As part of our 30th Anniversary celebration in 2018 we are compiling a list of our HPS Kent Top 30 ‘couldn’t do without plants’. Members have been asked to choose their Top Five.

Only five? You cannot be serious!

Now I’ve tried, honestly I have, but every time I put my mind to making the choice I find it’s just too difficult, if not impossible, and I put it aside again until another time. But with the deadline looming it was time to make the decision.

At our recent Local Group seed packing get together, during a lull in the conversation – and there aren’t usually many of those, are there? – I asked if anyone had picked their five yet. There were groans about it being impossible and it turned out that nobody had yet made a decision. “Let’s start with trees,” I suggested. “Trees?” they said, “We can’t have trees, only perennials.” I wasn’t at all sure about this but decided to go along with it because I could see that having trees, shrubs, grasses, bulbs and corms removed was going to make choosing a whole lot easier. “OK, where do we start?” We’d have to have a geranium and I very quickly chose Geranium macrorrhizum ‘Album’. There were other suggestions including most peoples’ favourite, G. ‘Rozanne’. “Where next?” I must have a euphorbia. Quick think but I can’t decide between Euphorbia mellifera and E. characias. “I must have a phlox,” someone suggested. You only have to say the word phlox and you can smell that glorious perfume but which one would you choose? From the exotic to the ever so humble, to alchemilla and nepeta. Could you imagine a garden without either? The group were a bit iffy about the former but a little more positive about the latter and I guess Nepeta ‘Six Hills Giant’ would be a good choice. Roses tried to wheedle their way into the conversation but were firmly booted out – shrubs!

“Bergenias,” I said. Deathly silence. What have you got against them? Two spring to mind, Bergenia ‘Bach’ and B. ‘Beethoven’. Back to the exotic, what about peonies? They don’t last long but they are beautiful. And then there are poppies. Papaver orientale ‘Patty’s Plum’ came in for a bit of stick but there are lots more from which to choose. If you have a damp spot you might consider primulas as must have or one of the hundreds of hostas. How can they be so far down the list? Someone suggested Hosta ‘June’ as their favourite and, of rather larger proportions, H. ‘Sum and Substance’. Can you believe we haven’t mentioned buttercups or daisies yet? Aquilegias are for many a mainstay of the spring garden and airy thalictrum a great favourite. Would autumn be complete without Michaelmas daisies? I’ll leave you to struggle with the new name. Dicentras are great in spring and Dicentra formosa ‘Langtrees’ is my all time favourite. When penstemon was mentioned most people thought Penstemon ‘Garnet’ a worthy candidate, some even having a go at its right name – Penstemon ‘Andenken an Friedrich Hahn’. And before we had to stop chatting and pack away someone mentioned salvias. Now I can’t see it myself but a lot of people go potty for salvias. I like bergenias – what can I say? There are many from which to choose and more being developed all the time.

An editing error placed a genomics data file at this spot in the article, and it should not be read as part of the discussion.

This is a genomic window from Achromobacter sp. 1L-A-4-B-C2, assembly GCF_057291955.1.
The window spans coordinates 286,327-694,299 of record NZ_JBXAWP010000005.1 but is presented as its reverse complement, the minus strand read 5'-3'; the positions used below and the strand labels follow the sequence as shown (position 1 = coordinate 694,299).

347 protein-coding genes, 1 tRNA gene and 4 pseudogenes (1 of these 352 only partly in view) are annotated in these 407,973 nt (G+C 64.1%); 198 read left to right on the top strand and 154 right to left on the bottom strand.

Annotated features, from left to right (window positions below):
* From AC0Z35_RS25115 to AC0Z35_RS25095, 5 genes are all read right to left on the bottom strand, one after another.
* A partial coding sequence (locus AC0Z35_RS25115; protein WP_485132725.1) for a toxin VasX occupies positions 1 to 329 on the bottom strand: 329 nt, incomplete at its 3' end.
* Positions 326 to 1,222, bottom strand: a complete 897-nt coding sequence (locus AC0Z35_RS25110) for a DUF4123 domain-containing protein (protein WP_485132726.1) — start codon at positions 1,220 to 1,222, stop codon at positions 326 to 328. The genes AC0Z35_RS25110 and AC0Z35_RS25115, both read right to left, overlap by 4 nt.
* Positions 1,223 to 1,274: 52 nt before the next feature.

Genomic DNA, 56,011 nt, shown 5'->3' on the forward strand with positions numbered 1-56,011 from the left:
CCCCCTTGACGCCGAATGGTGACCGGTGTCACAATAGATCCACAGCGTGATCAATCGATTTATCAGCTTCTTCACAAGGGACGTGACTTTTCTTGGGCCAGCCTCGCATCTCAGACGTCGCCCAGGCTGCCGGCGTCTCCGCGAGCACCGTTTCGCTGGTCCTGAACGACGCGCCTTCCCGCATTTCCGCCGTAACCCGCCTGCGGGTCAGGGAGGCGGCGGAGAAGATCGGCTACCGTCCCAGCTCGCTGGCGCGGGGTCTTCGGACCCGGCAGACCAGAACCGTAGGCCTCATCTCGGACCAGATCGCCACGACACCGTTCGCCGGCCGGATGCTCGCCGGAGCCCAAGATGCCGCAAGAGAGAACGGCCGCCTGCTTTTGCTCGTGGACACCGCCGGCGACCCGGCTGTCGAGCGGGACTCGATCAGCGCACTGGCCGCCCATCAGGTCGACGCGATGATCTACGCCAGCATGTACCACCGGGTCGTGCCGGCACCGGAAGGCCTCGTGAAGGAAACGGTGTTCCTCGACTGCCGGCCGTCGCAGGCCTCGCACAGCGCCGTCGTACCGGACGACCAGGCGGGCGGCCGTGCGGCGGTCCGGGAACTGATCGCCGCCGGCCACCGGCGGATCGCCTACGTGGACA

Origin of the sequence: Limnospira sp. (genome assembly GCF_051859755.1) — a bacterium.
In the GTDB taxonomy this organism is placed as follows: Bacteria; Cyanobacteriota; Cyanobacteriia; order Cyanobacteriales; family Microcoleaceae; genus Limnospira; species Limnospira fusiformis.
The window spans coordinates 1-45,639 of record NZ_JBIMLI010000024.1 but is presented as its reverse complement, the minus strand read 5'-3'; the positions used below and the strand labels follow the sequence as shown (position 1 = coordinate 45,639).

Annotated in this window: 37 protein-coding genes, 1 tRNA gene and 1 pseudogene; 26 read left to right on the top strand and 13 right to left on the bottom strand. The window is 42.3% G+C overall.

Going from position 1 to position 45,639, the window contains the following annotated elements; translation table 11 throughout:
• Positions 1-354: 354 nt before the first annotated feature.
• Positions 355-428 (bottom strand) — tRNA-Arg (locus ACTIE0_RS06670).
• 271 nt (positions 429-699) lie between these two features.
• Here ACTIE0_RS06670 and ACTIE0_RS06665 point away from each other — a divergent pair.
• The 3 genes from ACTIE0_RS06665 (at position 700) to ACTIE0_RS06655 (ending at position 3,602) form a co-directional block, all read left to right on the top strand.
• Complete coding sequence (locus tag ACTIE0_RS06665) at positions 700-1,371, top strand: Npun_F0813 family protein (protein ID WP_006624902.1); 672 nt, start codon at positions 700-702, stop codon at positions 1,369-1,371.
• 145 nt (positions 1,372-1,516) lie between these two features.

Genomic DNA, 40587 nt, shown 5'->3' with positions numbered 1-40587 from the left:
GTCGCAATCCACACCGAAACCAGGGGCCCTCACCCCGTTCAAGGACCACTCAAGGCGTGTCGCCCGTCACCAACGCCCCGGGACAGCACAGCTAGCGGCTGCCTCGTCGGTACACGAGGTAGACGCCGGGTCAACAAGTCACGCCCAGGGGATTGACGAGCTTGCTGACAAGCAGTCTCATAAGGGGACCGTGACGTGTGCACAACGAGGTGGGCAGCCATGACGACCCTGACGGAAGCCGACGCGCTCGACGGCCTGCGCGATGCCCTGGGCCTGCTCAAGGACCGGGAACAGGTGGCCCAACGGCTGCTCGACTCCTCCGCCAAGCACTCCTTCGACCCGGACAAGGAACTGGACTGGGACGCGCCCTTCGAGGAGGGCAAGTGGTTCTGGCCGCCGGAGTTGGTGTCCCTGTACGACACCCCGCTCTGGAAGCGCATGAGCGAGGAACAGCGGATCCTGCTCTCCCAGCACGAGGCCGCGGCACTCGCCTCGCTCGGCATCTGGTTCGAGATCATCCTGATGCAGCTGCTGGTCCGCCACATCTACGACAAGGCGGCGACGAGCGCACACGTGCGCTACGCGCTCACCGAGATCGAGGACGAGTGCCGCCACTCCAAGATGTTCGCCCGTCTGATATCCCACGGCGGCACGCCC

The little envelopes of seed were all packed away and we were packed off home. As soon as I got in I hunted out one of the forms to be used to send in our lists that I’d collected from the past few meetings and there it was in black and white. They need not be perennials but can include trees, shrubs, grasses, bulbs and corms – but they must be hardy.  Now what? Back to square one? Well not quite. I already had a vague idea of my choices and the day’s discussion had firmed up a few of those.

I decided to do without a tree but include a fair-sized shrub. Another flower that I definitely wanted just happens to be a bulb so that’s gone in. Two from my list from earlier in the day survived the cut, leaving one space to fill. This had better be good so needs a lot of thought. I haven’t got any grasses yet although I love grasses and grow quite a few. If I could have six choices I’d definitely put one in. And if I had seven choices I’d include a tree and I guess it would be a silver birch. However, I only have five so it’s decision time. I looked out of the bedroom window and there it was – my fifth plant, which should probably have been my first!

So, at long last and after a lot of soul-searching I have my list. All my choices, bar one, have a very long season of interest whether in flower, foliage or stem. The ‘bar one’ has a delightful, if short, time in the sun. Will yours be good doers or will they have a short but gloriously colourful life? Will they be plants you’ve known and grown for years, ones that have particular memories for you, or newcomers that you’ve only just come across and now can’t be without?

You must choose and choose NOW!

Anne is waiting for your list. You can send it on the form included with the last newsletter or by email. All contact details are in the newsletter. Please try to send it by the end of the year although Anne is willing to extend the deadline just a little so that she gets as many contributions as possible. If you have joint membership you can send two lists.

 

Do please take part. It will be great fun and very interesting to see what we come up with.

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